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Two double winners in remembrance contests

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When does the service and sacrifice of men and women who fought and died for Canada move from history to reality?

For Gina Spencer, winner of The Royal Canadian Legion’s senior essay contest, it was on a Grade 10 pilgrimage, while standing over the grave of Thomas Brinton of the 1st Battalion, Newfoundland Regiment, who died Oct. 14, 1918.

“I spent the entire year learning about the First World War,” Spencer said during a break between Grade 11 classes at Corner Brook Regional High School. Those lessons “came to life as I was walking through the trenches, seeing the cemeteries and the poppies.”

She was assigned to research the 19-year-old soldier, but upon reaching his grave, found he had lied about his age. He was just 16. “My age exactly,” she wrote in her untitled essay. Suddenly it became personal. “Thomas could have been my best friend,” she wrote, and added in an interview, “He could have been my brother.”

Her experience “made the war transform in my head from a chapter in my history textbook to a chapter in my life.”

Now she makes a point to pass the torch to friends and people her age, and has become a history buff. Near Remembrance Day, she visits a veteran in long-term care, a custom she intends to continue.

Over the past five decades, millions of students from kindergarten through Grade 12, from communities big and small across Canada, have entered the Legion’s poster and literary contests. The contests are divided into four categories—colour poster, black and white poster, essay and poem. Each has senior, intermediate and junior levels. There are also colour and black and white poster contests for primary level. Organized by local branches, the winning entries progress through regional and provincial levels, to Dominion Command in Ottawa, where national winners are chosen.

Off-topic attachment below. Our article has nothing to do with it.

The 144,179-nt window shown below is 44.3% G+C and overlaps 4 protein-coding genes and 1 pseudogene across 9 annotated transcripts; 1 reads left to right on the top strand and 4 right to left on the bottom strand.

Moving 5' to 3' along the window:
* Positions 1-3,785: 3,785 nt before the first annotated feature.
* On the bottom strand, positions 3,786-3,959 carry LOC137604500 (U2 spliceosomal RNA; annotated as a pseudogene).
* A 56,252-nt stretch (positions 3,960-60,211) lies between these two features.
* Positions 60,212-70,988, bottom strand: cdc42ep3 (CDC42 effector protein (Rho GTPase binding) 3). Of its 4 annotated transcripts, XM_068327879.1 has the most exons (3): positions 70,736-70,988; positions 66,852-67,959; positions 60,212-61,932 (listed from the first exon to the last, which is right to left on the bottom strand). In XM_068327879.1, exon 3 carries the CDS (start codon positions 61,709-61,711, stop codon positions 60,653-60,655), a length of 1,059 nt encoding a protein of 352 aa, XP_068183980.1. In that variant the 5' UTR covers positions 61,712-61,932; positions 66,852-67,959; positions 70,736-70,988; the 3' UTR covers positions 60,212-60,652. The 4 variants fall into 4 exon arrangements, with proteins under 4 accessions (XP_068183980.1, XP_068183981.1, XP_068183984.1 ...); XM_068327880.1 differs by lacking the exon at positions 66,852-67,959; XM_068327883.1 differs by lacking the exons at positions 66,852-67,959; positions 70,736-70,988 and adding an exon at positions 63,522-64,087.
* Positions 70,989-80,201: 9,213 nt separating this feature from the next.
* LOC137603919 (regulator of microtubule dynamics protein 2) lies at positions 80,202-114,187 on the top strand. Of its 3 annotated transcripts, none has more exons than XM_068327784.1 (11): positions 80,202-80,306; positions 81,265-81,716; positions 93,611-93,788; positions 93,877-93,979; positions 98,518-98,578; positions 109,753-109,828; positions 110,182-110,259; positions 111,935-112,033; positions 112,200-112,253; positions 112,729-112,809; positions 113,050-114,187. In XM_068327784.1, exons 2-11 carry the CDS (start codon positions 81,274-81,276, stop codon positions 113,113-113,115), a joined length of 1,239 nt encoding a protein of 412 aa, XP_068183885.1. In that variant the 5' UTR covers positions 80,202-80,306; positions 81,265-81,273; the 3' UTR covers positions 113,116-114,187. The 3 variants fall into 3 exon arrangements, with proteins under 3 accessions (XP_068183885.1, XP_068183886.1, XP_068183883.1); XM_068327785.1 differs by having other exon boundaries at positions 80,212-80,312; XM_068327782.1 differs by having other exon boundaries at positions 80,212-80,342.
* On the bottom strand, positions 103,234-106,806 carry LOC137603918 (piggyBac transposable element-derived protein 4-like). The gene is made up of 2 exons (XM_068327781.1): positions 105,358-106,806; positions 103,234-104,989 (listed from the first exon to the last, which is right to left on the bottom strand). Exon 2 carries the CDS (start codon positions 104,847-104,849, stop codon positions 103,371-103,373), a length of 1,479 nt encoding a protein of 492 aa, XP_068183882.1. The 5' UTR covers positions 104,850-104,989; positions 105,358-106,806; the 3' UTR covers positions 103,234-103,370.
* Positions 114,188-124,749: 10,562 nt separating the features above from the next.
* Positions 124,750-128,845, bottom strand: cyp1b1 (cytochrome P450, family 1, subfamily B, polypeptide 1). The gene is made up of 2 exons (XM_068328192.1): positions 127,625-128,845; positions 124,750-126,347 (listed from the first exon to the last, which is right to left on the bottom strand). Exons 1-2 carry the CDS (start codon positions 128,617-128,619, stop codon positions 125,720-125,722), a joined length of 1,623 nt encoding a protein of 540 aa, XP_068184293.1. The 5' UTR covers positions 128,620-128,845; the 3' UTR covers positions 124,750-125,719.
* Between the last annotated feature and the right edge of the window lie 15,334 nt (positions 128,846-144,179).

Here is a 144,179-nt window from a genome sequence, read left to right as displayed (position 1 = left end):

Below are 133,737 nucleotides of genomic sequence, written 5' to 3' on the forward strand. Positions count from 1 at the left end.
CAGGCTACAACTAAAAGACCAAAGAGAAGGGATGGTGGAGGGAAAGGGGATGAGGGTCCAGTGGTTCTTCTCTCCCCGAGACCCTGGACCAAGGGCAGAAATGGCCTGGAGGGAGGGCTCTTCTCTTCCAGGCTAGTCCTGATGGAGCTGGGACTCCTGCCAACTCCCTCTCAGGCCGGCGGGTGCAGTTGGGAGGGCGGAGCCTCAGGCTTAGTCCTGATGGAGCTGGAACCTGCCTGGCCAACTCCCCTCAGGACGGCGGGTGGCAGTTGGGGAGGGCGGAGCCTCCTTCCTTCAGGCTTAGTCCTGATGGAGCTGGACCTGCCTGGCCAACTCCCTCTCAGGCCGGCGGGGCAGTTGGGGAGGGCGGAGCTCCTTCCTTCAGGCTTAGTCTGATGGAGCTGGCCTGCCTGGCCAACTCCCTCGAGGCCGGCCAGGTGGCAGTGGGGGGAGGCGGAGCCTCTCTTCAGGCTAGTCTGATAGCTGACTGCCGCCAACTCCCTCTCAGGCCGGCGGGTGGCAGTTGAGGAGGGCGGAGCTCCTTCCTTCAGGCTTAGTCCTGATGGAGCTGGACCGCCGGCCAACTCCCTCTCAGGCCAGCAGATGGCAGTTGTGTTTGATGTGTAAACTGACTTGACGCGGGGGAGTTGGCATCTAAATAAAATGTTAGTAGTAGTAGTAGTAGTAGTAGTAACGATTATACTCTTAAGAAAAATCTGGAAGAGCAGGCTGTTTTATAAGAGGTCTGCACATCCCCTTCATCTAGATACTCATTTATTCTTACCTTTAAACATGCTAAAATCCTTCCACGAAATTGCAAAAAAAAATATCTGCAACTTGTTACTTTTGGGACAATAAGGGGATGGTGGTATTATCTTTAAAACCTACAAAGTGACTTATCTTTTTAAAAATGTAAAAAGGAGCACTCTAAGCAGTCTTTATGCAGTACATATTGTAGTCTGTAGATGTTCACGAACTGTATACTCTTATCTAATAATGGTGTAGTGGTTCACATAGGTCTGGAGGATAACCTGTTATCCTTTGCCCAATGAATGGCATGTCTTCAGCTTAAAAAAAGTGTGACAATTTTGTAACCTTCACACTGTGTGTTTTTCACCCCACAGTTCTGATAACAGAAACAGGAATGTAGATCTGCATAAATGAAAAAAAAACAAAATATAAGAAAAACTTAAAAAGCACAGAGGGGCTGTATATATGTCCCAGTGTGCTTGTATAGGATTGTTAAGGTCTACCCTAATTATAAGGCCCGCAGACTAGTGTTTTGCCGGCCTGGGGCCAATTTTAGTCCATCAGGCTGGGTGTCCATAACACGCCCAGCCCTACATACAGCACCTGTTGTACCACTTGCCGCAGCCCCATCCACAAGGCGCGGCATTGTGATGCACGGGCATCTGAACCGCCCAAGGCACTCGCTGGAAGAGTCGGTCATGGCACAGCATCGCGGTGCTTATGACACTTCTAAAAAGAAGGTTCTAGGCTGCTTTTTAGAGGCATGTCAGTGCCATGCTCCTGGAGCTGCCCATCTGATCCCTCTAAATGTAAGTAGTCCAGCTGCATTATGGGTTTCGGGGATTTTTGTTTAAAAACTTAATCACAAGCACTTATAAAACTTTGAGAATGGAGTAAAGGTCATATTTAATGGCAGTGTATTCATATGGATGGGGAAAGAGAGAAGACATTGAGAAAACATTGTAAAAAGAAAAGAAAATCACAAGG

This year, two young people were double winners.

“I am proud of myself for getting people to talk about World War One,” said Evan Dicks, 13, a Grade 8 student at Xavier Junior High School in Deer Lake, N.L. who placed first in the intermediate poetry and essay contests.

His poem personalized the popular First World War song “It’s a long way to Tipperary,” in memory of members of the Newfoundland Regiment who fought and died at Suvla Bay in modern-day Turkey and Beaumont-Hamel in France:

It’s a long way to St. John’s, it’s a long way to go…

It’s a long way to St. John’s to the family that I know.

Farewell to the ocean waves, farewell to the sand.

My body lies at The Danger Tree; my heart is in Newfoundland.